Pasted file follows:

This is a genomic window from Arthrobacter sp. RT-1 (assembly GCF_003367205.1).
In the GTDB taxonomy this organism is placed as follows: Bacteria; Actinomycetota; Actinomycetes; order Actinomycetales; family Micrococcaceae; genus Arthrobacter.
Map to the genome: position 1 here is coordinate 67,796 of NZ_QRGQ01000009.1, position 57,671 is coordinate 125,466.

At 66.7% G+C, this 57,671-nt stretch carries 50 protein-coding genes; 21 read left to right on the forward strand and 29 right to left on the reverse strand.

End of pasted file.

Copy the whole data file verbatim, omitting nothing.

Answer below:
This is a genomic window from Arthrobacter sp. RT-1 (assembly GCF_003367205.1).
In the GTDB taxonomy this organism is placed as follows: Bacteria; Actinomycetota; Actinomycetes; order Actinomycetales; family Micrococcaceae; genus Arthrobacter.
Map to the genome: position 1 here is coordinate 67,796 of NZ_QRGQ01000009.1, position 57,671 is coordinate 125,466.

At 66.7% G+C, this 57,671-nt stretch carries 50 protein-coding genes; 21 read left to right on the forward strand and 29 right to left on the reverse strand.